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Revision as of 20:32, 13 February 2021 by Javier Ezcurra (talk | contribs) (Complaints have been filed along 2020 and January 2021 with the public Spanish University Carlos III in Madrid, Spain, for presumably not taking into account the data protection rights of their employees, while possibly exporting them to a non EES country through the platform Google Entreprise for Education.)
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DATA SECURITY UNDER QUESTION IN THE UNIVERSITY, SPAIN.-

Complaints have been filed along 2020 and January 2021 with the public Spanish University Carlos III in Madrid, Spain, for presumably not taking into account the data protection rights of their employees, while possibly exporting them to a non EES country through the platform Google Entreprise for Education. Concerns about data security of these transfers are a recurring reason for such complaints.

Most of these complaints take as a basis the landmark Case C-311/18, known as the Schrems II case, which invalidated the EU-US Privacy Shield on July 16, 2020. Details:

• In September 2020, a first complaint was filed with the University DPO for the holding of Academic Department Conferences through the medium of the Google Meet application, as a part of the Apps Enterprise for Education platform. DPO response laid mainly in the conventional guarantees offered by the standard clauses, or SCCs.

• In October 2020, a second complaint was filed with the University DPO, asking for transparence about the contracts signed between the University and Google Inc./LLC. This complaint is presently under study by the Spanish Council for Transparency.

• In January 2021, a new complaint was filed with the University DPO asking for the guarantees of “equivalent data security” in the framework of likely data transfers to non UE countries.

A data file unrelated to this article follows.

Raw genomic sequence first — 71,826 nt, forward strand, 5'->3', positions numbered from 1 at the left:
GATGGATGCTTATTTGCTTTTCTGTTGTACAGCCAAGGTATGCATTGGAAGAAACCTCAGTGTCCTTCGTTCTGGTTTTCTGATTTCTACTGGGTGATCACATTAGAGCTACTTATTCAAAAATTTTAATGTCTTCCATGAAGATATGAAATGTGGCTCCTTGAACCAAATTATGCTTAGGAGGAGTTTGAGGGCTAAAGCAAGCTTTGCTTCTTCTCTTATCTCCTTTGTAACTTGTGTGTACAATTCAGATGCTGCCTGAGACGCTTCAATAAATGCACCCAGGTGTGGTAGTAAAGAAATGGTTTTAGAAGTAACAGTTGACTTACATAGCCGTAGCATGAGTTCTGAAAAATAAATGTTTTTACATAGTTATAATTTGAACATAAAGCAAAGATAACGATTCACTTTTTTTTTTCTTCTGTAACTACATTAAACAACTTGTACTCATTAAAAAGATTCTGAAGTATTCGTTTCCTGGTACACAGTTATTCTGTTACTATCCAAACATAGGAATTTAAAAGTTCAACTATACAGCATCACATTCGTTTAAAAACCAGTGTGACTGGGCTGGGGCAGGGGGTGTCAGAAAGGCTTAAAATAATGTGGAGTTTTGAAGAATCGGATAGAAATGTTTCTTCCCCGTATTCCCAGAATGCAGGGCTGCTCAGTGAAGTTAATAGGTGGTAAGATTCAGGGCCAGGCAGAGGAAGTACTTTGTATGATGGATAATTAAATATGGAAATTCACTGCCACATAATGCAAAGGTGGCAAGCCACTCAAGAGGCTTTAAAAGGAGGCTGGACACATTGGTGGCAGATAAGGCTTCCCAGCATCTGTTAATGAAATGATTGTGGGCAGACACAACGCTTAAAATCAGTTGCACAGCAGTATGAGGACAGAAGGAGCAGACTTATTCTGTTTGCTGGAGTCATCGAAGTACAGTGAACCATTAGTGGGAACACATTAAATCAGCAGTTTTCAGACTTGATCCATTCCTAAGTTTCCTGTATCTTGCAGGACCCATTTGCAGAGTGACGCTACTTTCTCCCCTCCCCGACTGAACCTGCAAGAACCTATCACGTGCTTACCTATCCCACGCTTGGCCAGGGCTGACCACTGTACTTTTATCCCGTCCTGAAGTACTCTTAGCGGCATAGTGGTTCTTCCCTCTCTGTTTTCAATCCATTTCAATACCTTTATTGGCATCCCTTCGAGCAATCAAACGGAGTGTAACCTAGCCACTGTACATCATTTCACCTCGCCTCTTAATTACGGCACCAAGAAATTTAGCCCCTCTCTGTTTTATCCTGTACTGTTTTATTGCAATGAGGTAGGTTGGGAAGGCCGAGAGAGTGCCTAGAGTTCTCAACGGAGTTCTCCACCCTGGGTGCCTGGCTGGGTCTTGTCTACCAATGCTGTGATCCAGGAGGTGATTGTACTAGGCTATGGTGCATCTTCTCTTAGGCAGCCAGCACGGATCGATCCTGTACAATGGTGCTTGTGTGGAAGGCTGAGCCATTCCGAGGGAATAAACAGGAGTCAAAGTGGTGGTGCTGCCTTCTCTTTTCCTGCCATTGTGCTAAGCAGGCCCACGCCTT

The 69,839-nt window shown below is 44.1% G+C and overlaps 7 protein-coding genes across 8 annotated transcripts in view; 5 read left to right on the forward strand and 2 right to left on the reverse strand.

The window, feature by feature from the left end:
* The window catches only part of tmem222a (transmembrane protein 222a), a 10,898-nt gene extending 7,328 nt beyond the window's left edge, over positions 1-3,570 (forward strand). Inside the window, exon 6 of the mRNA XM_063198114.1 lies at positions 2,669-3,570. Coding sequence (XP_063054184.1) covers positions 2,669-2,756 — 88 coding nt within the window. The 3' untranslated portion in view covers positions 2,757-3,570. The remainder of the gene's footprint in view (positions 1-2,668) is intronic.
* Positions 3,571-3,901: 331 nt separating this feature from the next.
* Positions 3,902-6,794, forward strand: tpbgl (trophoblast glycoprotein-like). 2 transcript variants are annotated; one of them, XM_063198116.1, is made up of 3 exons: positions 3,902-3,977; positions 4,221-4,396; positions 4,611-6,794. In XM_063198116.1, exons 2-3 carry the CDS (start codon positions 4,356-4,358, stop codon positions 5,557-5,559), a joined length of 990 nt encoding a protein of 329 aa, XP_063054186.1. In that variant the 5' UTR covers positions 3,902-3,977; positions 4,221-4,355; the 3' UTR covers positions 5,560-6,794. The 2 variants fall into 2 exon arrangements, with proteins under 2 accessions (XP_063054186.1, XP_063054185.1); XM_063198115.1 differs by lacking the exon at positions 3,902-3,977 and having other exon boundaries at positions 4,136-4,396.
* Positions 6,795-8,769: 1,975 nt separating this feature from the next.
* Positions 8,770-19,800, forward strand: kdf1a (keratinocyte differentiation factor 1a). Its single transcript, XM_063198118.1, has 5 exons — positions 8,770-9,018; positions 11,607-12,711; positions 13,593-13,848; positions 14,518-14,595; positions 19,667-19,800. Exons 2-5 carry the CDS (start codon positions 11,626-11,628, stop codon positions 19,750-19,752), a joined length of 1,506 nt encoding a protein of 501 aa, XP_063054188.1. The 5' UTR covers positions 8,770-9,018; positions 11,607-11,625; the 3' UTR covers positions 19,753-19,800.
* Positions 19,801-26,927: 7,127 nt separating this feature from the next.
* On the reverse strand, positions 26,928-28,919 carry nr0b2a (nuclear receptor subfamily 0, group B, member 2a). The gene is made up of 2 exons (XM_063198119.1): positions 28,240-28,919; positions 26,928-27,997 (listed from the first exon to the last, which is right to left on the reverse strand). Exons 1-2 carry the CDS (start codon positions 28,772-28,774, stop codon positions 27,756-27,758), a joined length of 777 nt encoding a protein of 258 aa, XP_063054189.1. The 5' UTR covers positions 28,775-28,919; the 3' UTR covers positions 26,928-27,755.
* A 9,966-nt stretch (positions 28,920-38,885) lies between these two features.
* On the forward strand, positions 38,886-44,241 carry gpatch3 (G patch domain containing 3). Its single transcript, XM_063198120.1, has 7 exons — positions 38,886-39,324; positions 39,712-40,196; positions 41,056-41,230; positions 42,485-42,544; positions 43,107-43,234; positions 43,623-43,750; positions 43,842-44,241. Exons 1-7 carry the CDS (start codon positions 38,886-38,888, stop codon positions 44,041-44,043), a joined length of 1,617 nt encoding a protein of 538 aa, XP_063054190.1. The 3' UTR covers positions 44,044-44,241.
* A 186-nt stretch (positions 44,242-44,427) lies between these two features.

Up to this date, no satisfactory response has been given by the University’s DPO, which has defended the current use of the Standard Contractual Clauses (SCCs), routinely included in some Educational contracts with the Google trillion dollar monopoly.

It is hoped, however, that the Spanish Data Protection Agency, Agencia Española de Protección de Datos, will soon launch a thorough assessment of the data transfers in the University, on account of the presumable lack of guarantees evidenced by US surveillance practices (i.e., UPSTREAM, PRISM) and relevant US laws (principally Section 702 of Foreign Intelligence Surveillance Act, or FISA 702, and Executive Order 12333).

Given the reluctance of the Spanish University Carlos III de Madrid to introduce supplementary measures, the judgement by the Spanish DPA will be crucial in determining whether the present tools are sufficient or additional tools will be required. It is expected that a careful mapping of the international data flows and the existing transfer mechanisms via Google LLC will result in a deep revision of present practices in the University.